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ARS Home » Midwest Area » Peoria, Illinois » National Center for Agricultural Utilization Research » Plant Polymer Research » Research » Publications at this Location » Publication #84050


item Imam, Syed
item Chen, Liang
item Gordon, Sherald
item Shogren, Randal
item Weisleder, David
item Greene, Richard

Submitted to: Journal of Environmental Polymer Degradation
Publication Type: Peer Reviewed Journal
Publication Acceptance Date: 1/15/1998
Publication Date: N/A
Citation: N/A

Interpretive Summary: The use of cornstarch as a raw material for developing biodegradable plastic products had created new and expanded markets for this commodity. Starch alone offers poor physical and water resistance properties but can be used as a filler in other plastics. Because starch is also one of the most abundant and low cost polymer available, it is well suited for blending with other high-cost renewable natural polymers for developing totally biodegradable plastic products at a considerably lower cost. This report describes various formulations for blending cornstarch with polyesters of microbial origin. Blends prepared have excellent mechanical properties and were tested to be mostly biodegradable within 125 days in a natural compost. This report provides knowledge useful for starch-based plastic manufacturers on how to enhance starch compatibility with other natural polymers and to design starch-based materials with controlled biodegradability.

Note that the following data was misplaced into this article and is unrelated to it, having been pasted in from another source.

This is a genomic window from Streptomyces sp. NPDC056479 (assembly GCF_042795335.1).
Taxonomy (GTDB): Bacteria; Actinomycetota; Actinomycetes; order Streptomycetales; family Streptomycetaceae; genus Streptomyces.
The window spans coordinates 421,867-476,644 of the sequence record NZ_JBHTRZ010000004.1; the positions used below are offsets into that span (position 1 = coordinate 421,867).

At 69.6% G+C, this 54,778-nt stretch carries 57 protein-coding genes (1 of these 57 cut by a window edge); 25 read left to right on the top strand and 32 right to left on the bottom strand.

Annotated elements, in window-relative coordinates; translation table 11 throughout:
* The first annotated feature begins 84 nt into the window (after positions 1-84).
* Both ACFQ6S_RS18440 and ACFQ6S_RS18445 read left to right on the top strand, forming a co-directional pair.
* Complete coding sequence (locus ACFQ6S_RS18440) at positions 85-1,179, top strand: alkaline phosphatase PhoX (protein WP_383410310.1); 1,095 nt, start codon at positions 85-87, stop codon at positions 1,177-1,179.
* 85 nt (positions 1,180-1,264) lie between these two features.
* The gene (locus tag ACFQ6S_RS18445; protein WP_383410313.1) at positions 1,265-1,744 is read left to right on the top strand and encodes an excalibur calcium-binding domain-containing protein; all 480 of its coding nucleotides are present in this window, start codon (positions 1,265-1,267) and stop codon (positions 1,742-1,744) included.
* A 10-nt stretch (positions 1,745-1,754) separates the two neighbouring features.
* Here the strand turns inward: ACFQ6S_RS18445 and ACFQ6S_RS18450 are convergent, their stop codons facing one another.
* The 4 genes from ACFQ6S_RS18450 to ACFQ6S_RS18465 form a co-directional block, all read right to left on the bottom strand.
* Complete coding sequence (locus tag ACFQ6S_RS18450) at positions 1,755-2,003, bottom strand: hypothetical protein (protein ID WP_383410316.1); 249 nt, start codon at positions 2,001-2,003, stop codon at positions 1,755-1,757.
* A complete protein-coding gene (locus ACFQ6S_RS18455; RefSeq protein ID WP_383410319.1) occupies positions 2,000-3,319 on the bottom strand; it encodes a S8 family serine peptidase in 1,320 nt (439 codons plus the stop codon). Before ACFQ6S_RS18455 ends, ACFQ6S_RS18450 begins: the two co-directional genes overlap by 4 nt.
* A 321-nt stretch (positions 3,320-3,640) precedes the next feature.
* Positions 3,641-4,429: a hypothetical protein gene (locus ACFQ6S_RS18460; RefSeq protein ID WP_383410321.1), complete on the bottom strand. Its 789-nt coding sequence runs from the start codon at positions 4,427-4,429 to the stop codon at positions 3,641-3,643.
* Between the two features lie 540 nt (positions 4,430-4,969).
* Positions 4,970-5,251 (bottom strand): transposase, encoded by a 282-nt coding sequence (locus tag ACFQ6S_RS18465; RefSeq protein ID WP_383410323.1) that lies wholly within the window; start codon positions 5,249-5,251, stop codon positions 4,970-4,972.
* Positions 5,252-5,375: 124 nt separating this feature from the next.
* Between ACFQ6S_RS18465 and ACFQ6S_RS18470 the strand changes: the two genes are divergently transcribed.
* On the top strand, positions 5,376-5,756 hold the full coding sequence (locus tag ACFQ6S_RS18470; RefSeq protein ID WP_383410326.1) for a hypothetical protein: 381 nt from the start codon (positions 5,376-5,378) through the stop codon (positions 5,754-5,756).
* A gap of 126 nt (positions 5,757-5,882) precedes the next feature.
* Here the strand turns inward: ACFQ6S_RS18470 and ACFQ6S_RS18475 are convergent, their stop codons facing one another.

Technical Abstract: Injection molded plastics were prepared by blending poly(hydroxybutyrate-co-valerate) (PHBV) with 30% and 50% cornstarch. These plastics were evaluated for their biodegradability in natural compost by measuring changes in their physical and chemical properties over a period of 125 days. The degradation of plastic material, as evidenced by weight loss and deterioration in tensile properties, correlated with the amount of starch present in the blends (pure PHBV < 30% starch < 50% starch). Specifically, after 125 days exposure, pure PHBV exhibited a total weight loss of 7%. Increasing starch content in blends enhanced PHBV degradation as well. For example, the PHBV blends with 30% starch displayed a total weight loss of 28%, of which 19.3% was due to starch depletion and 8.7% was due to PHBV depletion. PHBV blends with 50% starch had a total weight loss of 55%, of which 34.7% was from starch and 20.3% was from PHBV. GPC analyses revealed a slight decrease in the Mw of residual PHBV. **1H proton NMR integration of branched -CH3 peaks indicated similar rates of degradation for the PHB and PHV moieties of the copolymer.